Evaluation Studies
Journal Article
Add like
Add dislike
Add to saved papers

Imaging predictors for malignant transformation of inverted papilloma.

Laryngoscope 2019 April
OBJECTIVES/HYPOTHESIS: Inverted papillomas (IPs) are benign tumors of the sinonasal tract with a malignant transformation potential. Predicting the transformation propensity of IPs and corresponding risk factors has long been a challenge. In this study, we aimed to use radiographic findings on magnetic resonance imaging (MRI) and computed tomography (CT) to help differentiate IP from IP-transformed squamous cell carcinomas (IP-SCC).

STUDY DESIGN: Retrospective cohort study.

METHODS: A retrospective analysis was performed at two institutions comparing IP (n = 76) and IP-SCC (n = 66) tumors, evaluating preoperative radiographic imaging with corresponding surgical pathology reports. The presence of a convoluted cerebriform pattern (CCP) using postcontrast T1-weighted and T2-weighted MRI was evaluated. Using MRI diffusion-weighted imaging (DWI), we calculated the apparent diffusion coefficient (ADC) value of each tumor. We also determined the tumor origin, attachment sites, and presence of bony erosion using CT imaging.

RESULTS: Benign IPs had a higher prevalence of CCP on MRI compared to IP-transformed SCC (P = .0001. The mean value ADC of malignant IP-SCC (ADCb0,1000  = 1.12 × 10-3 mm2 /s) was significantly lower than that of benign IPs (ADCb0,1000  = 1.49 × 10-3 mm2 /s, P = .002). IP-SCC tumors were more likely to be have orbital wall attachment (P = .002) and bony erosion (P < .0001) compared to IPs.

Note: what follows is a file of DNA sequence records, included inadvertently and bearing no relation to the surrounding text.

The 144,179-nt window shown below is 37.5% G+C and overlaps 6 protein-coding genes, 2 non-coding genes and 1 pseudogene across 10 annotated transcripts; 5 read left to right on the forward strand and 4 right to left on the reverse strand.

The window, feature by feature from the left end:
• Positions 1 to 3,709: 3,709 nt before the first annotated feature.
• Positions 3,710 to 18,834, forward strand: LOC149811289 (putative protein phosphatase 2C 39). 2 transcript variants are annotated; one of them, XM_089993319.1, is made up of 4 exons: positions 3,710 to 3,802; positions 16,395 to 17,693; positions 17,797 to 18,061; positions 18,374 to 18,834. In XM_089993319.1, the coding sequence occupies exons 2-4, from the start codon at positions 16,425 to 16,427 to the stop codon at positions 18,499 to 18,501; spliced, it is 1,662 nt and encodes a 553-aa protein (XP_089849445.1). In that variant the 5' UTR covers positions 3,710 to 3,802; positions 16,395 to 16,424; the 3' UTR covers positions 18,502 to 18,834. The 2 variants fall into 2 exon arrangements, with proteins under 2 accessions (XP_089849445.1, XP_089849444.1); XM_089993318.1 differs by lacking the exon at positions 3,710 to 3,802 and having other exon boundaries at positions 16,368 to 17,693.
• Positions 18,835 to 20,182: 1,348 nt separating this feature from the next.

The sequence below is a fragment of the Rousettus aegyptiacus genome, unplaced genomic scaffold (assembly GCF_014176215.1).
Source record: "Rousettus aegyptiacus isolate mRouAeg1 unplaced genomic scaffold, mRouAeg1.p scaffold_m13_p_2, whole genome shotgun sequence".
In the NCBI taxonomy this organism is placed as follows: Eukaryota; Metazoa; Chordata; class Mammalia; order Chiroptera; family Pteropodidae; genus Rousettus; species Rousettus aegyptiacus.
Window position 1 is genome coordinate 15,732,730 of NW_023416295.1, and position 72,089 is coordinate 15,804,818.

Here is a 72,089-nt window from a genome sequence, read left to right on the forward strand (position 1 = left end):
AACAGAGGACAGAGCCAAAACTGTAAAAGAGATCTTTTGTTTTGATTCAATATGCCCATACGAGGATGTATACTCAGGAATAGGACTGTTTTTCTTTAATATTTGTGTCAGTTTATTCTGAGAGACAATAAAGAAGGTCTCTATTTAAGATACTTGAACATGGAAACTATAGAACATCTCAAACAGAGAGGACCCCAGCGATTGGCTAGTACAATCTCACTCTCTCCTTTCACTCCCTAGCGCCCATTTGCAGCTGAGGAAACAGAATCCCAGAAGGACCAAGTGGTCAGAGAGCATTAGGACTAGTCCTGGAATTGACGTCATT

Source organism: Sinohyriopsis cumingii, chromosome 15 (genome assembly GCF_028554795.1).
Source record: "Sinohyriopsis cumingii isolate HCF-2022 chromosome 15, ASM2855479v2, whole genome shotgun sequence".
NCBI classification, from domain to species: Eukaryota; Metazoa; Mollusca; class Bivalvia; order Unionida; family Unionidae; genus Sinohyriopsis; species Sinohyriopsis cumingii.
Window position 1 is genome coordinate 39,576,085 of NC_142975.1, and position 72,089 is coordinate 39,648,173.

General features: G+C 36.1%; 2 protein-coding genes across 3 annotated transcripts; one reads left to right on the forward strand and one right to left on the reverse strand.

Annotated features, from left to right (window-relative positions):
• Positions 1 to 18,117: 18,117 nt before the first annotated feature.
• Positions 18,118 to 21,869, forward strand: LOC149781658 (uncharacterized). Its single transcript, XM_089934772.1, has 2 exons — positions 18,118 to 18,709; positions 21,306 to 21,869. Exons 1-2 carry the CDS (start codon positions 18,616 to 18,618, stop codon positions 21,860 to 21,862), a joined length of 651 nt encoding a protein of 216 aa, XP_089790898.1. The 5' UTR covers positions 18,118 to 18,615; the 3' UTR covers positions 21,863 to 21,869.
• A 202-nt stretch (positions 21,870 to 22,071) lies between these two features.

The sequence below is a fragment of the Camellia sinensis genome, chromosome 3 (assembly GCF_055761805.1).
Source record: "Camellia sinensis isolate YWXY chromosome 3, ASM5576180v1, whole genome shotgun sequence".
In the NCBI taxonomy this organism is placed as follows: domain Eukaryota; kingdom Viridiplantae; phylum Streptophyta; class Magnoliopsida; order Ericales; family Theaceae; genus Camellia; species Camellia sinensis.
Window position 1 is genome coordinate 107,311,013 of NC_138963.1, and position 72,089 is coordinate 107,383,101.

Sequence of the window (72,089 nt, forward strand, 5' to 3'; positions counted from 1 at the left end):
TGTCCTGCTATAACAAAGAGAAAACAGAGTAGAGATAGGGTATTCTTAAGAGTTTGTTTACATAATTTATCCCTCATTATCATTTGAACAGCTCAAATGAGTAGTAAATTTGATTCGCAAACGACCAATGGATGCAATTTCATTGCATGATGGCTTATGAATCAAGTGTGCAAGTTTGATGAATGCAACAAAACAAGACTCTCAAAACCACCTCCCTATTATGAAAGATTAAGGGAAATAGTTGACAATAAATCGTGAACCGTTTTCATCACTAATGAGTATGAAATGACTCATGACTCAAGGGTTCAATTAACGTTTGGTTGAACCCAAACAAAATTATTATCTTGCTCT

CONCLUSIONS: Evaluation of CCP and DWI with ADC values on MRI are promising qualitative and quantitative methods to help differentiate benign IP tumors from their transformed malignant counterparts. Malignant IP-SCCs are associated with a loss of CCP and lower ADC values. Findings of orbital wall involvement and bony erosion on CT may also help determine presence of malignancy.

LEVEL OF EVIDENCE: 4 Laryngoscope, 129:777-782, 2019.

Full text links

We have located links that may give you full text access.
Can't access the paper?
Try logging in through your university/institutional subscription. For a smoother one-click institutional access experience, please use our mobile app.

Related Resources

For the best experience, use the Read mobile app

Mobile app image

Get seemless 1-tap access through your institution/university

For the best experience, use the Read mobile app

All material on this website is protected by copyright, Copyright © 1994-2024 by WebMD LLC.
This website also contains material copyrighted by 3rd parties.

By using this service, you agree to our terms of use and privacy policy.

Your Privacy Choices Toggle icon

You can now claim free CME credits for this literature searchClaim now

Get seemless 1-tap access through your institution/university

For the best experience, use the Read mobile app